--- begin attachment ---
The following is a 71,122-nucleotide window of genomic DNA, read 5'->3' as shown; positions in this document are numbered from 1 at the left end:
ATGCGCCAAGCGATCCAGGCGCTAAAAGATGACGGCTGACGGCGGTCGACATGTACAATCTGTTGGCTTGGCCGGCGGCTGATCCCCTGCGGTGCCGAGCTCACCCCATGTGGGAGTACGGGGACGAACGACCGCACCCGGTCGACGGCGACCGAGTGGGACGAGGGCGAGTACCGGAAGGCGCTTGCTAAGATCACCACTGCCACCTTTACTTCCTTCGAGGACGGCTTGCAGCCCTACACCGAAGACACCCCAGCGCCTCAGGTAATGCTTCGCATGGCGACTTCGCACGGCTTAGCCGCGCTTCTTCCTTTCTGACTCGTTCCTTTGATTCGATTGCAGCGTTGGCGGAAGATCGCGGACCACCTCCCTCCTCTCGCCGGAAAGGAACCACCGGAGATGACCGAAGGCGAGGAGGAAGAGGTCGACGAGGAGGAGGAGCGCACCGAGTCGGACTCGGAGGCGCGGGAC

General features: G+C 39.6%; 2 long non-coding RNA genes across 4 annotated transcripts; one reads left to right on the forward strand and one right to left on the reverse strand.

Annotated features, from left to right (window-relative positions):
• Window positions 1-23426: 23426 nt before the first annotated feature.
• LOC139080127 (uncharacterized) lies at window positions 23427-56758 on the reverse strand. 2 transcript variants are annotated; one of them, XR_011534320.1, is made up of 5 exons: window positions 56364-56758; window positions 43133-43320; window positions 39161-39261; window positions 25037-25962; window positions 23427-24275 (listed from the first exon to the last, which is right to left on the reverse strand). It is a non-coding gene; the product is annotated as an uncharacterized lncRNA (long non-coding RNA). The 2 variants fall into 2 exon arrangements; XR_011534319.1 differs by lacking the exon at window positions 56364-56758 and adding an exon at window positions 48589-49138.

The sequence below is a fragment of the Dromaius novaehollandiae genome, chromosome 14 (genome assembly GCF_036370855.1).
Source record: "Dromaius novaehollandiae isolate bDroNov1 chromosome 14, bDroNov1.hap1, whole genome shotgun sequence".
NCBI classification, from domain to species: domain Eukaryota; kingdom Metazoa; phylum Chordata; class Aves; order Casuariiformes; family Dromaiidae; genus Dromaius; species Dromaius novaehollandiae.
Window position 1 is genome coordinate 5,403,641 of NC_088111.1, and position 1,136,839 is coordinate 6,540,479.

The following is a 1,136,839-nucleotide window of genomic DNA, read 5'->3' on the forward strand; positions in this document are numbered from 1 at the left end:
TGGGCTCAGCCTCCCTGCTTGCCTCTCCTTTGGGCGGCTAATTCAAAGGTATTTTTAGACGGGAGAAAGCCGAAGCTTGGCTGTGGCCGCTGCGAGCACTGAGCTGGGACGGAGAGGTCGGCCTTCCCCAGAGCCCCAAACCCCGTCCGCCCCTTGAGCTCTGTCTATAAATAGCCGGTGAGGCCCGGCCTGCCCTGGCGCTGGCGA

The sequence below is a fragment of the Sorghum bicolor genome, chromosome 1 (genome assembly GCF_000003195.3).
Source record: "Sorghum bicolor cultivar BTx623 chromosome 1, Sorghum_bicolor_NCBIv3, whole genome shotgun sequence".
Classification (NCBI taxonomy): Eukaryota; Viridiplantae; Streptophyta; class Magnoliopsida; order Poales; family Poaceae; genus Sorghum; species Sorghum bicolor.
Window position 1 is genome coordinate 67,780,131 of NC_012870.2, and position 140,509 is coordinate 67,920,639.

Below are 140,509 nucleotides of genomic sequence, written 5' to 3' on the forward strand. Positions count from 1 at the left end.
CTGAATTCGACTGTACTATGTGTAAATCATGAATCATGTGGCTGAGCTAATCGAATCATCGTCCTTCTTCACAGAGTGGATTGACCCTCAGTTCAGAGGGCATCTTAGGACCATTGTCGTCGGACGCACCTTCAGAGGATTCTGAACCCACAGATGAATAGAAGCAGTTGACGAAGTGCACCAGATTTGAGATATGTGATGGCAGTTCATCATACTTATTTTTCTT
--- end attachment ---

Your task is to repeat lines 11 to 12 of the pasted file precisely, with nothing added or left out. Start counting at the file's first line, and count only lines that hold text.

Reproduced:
The following is a 1,136,839-nucleotide window of genomic DNA, read 5'->3' on the forward strand; positions in this document are numbered from 1 at the left end:
TGGGCTCAGCCTCCCTGCTTGCCTCTCCTTTGGGCGGCTAATTCAAAGGTATTTTTAGACGGGAGAAAGCCGAAGCTTGGCTGTGGCCGCTGCGAGCACTGAGCTGGGACGGAGAGGTCGGCCTTCCCCAGAGCCCCAAACCCCGTCCGCCCCTTGAGCTCTGTCTATAAATAGCCGGTGAGGCCCGGCCTGCCCTGGCGCTGGCGA